You’re welcome to listen to the Cure while you read this post – I won’t stop ya and besides I love a good pun.


IMG_7632 (1)
This past weekend my good friend Emily and I went to the rural town of Valdemanco, nestled in the Sierra Mountains outside of Madrid to learn the centuries old craft of meat curing. To say that I was excited would be an understatement – I’ve been on the waitlist for the course for over a year and at risk of sounding hip it’s true, I am a foodie! Chorizo, salchichón, morcilla, jamón, these are the meats that can turn a bad day in Spain right side up. I often find myself eating a little cured something with bread and wine for dinner. Food for me was one of the reasons I came to live here, and dammit I was not going to leave without learning how to cure a pata de jamón. So now I know, now I can leave (just kidding! Sorry Mom I love you).IMG_7639 (1)

Juan, our instructor/comedian led us through two days of dicing, slicing, mixing, salting, cleaning, stuffing, wrapping and hanging. We made the basics and then some, we learned how to commercialize our home operations and we learned how to take short cuts for faster home results. Cured meat, I came to find is a real waiting game and at its core is a way to preserve and feed through hard winters. It’s traditionally a woman’s craft, a knowledge base passed on from mother to daughter and characterized by the flavors and spices at hand.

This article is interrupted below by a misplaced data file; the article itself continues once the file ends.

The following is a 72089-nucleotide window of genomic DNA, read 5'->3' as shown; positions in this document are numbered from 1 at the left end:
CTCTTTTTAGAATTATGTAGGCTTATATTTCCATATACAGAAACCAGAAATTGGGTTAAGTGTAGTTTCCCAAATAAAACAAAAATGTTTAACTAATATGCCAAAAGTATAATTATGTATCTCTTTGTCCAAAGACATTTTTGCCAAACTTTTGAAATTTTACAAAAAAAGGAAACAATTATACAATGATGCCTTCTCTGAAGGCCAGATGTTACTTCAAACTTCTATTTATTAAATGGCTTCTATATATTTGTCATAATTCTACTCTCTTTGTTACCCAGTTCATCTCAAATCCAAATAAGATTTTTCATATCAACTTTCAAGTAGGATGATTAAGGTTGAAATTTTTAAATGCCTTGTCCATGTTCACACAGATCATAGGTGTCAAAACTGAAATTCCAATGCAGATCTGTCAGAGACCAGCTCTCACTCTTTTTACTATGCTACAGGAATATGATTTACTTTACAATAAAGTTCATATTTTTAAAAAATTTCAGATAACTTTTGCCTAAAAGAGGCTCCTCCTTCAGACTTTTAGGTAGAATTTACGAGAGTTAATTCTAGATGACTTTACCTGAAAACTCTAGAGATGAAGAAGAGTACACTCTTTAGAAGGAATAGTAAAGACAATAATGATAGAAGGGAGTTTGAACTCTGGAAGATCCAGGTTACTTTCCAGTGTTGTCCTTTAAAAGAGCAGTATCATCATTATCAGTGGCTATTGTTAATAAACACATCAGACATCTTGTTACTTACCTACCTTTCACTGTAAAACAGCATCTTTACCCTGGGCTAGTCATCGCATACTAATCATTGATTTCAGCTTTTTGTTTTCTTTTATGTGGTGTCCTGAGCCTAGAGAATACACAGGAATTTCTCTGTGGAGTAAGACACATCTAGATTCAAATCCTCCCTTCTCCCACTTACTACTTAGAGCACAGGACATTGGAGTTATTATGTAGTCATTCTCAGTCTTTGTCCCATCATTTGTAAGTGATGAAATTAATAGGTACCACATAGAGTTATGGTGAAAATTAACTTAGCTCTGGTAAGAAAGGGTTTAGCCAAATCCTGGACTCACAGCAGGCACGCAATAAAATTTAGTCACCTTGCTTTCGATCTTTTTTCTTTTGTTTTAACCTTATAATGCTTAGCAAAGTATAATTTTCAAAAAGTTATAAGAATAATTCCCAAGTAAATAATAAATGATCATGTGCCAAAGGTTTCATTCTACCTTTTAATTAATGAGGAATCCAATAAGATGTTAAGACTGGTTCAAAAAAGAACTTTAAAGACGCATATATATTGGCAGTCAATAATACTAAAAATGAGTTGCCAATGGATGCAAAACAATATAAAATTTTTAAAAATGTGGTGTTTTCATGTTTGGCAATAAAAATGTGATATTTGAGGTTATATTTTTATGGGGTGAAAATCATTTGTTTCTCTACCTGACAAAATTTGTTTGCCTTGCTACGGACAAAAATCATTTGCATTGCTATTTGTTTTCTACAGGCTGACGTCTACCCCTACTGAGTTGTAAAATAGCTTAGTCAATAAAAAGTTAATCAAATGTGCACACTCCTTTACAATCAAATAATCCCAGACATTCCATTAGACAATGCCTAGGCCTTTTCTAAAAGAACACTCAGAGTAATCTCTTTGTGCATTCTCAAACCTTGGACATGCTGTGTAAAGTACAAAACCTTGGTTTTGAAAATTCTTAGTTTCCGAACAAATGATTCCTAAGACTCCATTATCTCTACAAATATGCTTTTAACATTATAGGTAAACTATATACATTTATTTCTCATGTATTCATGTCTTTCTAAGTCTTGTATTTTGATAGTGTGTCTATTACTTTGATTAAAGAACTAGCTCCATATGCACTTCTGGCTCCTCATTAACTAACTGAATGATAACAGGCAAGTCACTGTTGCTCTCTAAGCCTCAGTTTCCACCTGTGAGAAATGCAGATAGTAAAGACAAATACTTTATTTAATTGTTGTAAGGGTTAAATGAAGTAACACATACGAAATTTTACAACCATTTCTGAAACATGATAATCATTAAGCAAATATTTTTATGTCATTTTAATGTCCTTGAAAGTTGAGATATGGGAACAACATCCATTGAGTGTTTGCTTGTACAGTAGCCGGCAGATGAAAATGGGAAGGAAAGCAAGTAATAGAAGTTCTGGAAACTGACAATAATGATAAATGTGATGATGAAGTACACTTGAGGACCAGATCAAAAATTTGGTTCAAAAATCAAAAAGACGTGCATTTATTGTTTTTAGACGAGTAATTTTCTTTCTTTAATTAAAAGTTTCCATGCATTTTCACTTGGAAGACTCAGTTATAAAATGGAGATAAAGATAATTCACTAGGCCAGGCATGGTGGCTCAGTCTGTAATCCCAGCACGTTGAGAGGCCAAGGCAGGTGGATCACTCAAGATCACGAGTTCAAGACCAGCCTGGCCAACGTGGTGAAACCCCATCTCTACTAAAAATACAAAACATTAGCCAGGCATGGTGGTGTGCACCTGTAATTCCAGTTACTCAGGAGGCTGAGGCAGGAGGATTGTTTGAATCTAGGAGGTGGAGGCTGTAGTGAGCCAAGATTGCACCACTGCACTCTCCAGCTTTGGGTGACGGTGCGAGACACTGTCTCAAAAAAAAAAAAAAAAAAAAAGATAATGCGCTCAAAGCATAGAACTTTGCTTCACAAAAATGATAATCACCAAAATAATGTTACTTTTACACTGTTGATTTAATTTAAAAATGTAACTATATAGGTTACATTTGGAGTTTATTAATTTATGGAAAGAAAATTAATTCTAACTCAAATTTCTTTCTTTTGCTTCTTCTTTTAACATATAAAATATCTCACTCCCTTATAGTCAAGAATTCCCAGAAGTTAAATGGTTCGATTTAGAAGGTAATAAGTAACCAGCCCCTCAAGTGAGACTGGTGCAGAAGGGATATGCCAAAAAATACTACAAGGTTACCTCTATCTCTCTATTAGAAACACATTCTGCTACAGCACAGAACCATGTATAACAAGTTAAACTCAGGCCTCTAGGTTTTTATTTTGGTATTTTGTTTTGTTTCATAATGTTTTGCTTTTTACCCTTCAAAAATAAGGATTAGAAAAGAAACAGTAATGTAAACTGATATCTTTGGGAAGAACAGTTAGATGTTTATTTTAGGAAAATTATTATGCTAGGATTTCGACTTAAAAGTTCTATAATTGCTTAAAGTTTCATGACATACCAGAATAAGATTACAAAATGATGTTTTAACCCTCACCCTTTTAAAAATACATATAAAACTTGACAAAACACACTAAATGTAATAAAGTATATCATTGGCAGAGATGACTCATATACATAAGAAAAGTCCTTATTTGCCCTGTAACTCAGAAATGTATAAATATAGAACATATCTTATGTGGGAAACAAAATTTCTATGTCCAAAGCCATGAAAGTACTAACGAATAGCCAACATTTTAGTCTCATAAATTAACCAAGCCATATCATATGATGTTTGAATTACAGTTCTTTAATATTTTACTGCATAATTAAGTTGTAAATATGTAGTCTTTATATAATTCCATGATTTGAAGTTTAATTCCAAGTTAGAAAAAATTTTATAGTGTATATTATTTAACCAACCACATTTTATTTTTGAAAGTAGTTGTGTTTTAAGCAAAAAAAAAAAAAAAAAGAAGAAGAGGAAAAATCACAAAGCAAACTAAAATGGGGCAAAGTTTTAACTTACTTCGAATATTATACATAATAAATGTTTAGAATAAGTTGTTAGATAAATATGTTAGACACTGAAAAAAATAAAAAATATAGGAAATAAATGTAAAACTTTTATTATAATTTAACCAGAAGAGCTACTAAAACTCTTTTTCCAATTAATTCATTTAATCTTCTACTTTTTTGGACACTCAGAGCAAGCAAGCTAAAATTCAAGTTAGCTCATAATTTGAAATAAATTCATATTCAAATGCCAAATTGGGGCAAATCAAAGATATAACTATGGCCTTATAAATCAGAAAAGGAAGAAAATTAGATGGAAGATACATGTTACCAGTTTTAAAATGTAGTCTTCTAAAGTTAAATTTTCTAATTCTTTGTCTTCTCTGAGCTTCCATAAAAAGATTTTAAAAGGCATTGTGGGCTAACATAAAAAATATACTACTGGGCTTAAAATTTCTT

Why November? Because it’s cold. Why paprika? Because they had it. Why cinnamon in salchichón? Because cinnamon hides bad flavors, it’s strong enough to mask whatever imperfections may arise during the cure. We learned Juan’s grandmother’s secrets and the recipes that have come to be the classics all around the country. In Asturias they put parsley in some of their sausages because it’s seasonal there…who knew?! IMG_7604

That evening Emily and I were pretty wiped out. We wandered back to the town where we were staying and posted up at an even smaller bar and had a glass of wine. Next thing we knew a guitar player showed up and what must have been every person that lives in Bustarviejo was at there to hear him. It was one of those moments for both of us, we said, that reminded us why we live here. The shared sense of history, the community and of course the culture. It’s something you can begin to miss in Madrid since it’s bigger and has so many expats. We had a glass of wine too many and yeah, we even danced – how could you not?!

At the end of two full days we tasted some of the most delicious charcuterie all together as a class. Venison chorizo, pumpkin morcilla, and of course jamón ibérico de bellota, Spain’s top tier hazelnut-fed Iberian ham. We exchanged numbers (I got some great restaurant contacts and ranchers/purveyors in my little black book now!) and headed home. The trip of a lifetime and I’m certainly out of my slump now. I’ve got a little morcilla hanging in my fridge doing it’s thing until January and when I slice it open I will absolutely share! For as many hard days as there are in Madrid looking for a job and getting with the hustle of the city there are absolutely times when I remember what a gem it is to be here. I learned a new thing. Spain is rad and this cooking adventure cured me, that’s a fact.



Leave a Reply

Fill in your details below or click an icon to log in: Logo

You are commenting using your account. Log Out /  Change )

Google+ photo

You are commenting using your Google+ account. Log Out /  Change )

Twitter picture

You are commenting using your Twitter account. Log Out /  Change )

Facebook photo

You are commenting using your Facebook account. Log Out /  Change )

Connecting to %s